‘Lizard Island Observation’ Teaches Children to Think Like Scientists

A new game from Budding Biologist created in collaboration with scientists at UC Davis teaches first- and fifth-graders to think like a scientist using inquiry-based tools on a fun adventure.

The game, Lizard Island Observation, was created by Dr. Kristine Callis-Duehl (who has a PhD in Biology from the University of Florida), Katy Castronovo (holds a Bachelor of Fine Arts in Painting & Drawing from Ohio State University) and Karen Boley (who holds a BA in elementary education from the University of Mount Union and an MS in language education from Indiana University, with a focus on ESL and reading). All three are part of Budding Biologist, a company that creates books and video games for youngsters with a focus on teaching skills that are in line with Next Generation Science Standards, as well as Common Core Standards.

Lizard Island Observation sends players on an adventure to search micro islands for brown anole lizards. Players must find, catch, tag, and measure each one they find. Along the way, players can tap on various island life to learn more about it. All of these facts, questions, and answers are recorded in a field notebook.

The game is also tailored for use with non-readers or children with learning disabilities because it offers the option to have the text read aloud. The game is recommended for children in grades K-5. A school version of the game will also have lesson plans and assessment tools for teachers and homeschoolers.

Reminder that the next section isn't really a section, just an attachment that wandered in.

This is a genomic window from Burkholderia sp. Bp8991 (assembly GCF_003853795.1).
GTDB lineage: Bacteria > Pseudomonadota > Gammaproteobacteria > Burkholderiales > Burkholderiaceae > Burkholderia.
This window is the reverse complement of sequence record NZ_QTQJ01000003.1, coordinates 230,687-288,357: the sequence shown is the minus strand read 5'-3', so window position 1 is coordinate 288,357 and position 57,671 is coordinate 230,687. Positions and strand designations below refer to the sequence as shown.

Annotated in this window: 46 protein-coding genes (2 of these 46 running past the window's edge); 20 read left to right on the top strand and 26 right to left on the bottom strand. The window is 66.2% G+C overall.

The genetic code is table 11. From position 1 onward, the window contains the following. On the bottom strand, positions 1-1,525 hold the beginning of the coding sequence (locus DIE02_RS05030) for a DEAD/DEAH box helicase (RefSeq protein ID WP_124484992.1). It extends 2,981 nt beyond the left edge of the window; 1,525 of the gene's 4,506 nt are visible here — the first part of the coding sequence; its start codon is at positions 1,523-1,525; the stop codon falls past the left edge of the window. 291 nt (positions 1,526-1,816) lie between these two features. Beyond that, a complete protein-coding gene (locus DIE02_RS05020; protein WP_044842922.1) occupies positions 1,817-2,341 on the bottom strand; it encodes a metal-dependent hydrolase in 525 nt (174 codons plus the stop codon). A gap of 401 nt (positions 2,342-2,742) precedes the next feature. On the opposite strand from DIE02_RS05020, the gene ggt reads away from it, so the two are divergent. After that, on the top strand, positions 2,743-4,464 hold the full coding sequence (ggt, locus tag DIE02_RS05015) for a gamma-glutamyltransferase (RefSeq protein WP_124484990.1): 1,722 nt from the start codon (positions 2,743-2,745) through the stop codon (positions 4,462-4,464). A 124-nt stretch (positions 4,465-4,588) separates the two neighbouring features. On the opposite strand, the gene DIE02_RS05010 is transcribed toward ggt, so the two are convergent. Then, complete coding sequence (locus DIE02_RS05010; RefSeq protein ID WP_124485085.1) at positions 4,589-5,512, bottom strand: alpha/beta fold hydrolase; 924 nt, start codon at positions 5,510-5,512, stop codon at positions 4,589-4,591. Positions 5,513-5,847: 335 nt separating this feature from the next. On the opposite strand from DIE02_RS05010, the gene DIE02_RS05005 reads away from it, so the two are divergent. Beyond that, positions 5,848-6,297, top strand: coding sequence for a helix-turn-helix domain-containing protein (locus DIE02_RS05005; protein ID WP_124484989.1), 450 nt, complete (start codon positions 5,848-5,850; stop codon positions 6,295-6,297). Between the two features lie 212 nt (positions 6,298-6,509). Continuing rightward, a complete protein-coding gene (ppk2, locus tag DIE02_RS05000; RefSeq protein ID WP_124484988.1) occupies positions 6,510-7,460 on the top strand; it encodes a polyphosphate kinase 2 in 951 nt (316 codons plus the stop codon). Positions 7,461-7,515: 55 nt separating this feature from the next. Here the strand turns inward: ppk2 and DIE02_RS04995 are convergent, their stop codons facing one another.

Lizard Island Observation is available for iOS and Android devices and costs $4.99. For more information, check out www.buddingbiologist.com.

Lizard Island: Observation is the first in a series of three video games created in collaboration with scientists at UC Davis, who have been studying the ecology of a series of micro islands in the Bahamas. The data from that study has been used to make Lizard Island as scientifically accurate as possible, according to its creators.

Budding Biologist received a $150,000 grant from the National Science Foundation to support the development of the project. The NSF was a SBIR (Small Business and Innovative Research) grant, which means that the game will be marketed for profit and the government will eventually get its investment back. Budding Biologists tells us that 100 percent of the profits from this first game will go back into research and development for future games and books.

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